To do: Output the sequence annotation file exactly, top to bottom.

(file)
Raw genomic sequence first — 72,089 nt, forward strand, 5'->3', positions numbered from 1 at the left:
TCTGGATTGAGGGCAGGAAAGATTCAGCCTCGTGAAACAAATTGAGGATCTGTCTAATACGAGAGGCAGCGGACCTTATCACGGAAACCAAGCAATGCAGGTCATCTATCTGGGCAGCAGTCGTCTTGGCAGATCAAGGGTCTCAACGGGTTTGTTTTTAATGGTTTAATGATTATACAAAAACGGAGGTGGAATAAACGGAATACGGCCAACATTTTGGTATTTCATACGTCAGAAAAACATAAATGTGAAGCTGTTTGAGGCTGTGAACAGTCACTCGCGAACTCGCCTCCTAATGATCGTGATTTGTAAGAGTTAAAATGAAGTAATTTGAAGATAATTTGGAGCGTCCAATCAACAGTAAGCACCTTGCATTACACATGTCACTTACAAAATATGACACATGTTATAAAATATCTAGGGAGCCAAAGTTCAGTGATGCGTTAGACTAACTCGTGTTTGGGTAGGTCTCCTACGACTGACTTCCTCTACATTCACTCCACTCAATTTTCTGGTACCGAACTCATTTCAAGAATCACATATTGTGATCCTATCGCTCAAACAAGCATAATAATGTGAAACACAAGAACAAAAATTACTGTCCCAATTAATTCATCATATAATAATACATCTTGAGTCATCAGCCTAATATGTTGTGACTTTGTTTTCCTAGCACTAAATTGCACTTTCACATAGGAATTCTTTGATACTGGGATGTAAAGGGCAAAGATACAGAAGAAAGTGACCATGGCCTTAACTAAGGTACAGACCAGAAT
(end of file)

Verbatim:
Raw genomic sequence first — 72,089 nt, forward strand, 5'->3', positions numbered from 1 at the left:
TCTGGATTGAGGGCAGGAAAGATTCAGCCTCGTGAAACAAATTGAGGATCTGTCTAATACGAGAGGCAGCGGACCTTATCACGGAAACCAAGCAATGCAGGTCATCTATCTGGGCAGCAGTCGTCTTGGCAGATCAAGGGTCTCAACGGGTTTGTTTTTAATGGTTTAATGATTATACAAAAACGGAGGTGGAATAAACGGAATACGGCCAACATTTTGGTATTTCATACGTCAGAAAAACATAAATGTGAAGCTGTTTGAGGCTGTGAACAGTCACTCGCGAACTCGCCTCCTAATGATCGTGATTTGTAAGAGTTAAAATGAAGTAATTTGAAGATAATTTGGAGCGTCCAATCAACAGTAAGCACCTTGCATTACACATGTCACTTACAAAATATGACACATGTTATAAAATATCTAGGGAGCCAAAGTTCAGTGATGCGTTAGACTAACTCGTGTTTGGGTAGGTCTCCTACGACTGACTTCCTCTACATTCACTCCACTCAATTTTCTGGTACCGAACTCATTTCAAGAATCACATATTGTGATCCTATCGCTCAAACAAGCATAATAATGTGAAACACAAGAACAAAAATTACTGTCCCAATTAATTCATCATATAATAATACATCTTGAGTCATCAGCCTAATATGTTGTGACTTTGTTTTCCTAGCACTAAATTGCACTTTCACATAGGAATTCTTTGATACTGGGATGTAAAGGGCAAAGATACAGAAGAAAGTGACCATGGCCTTAACTAAGGTACAGACCAGAAT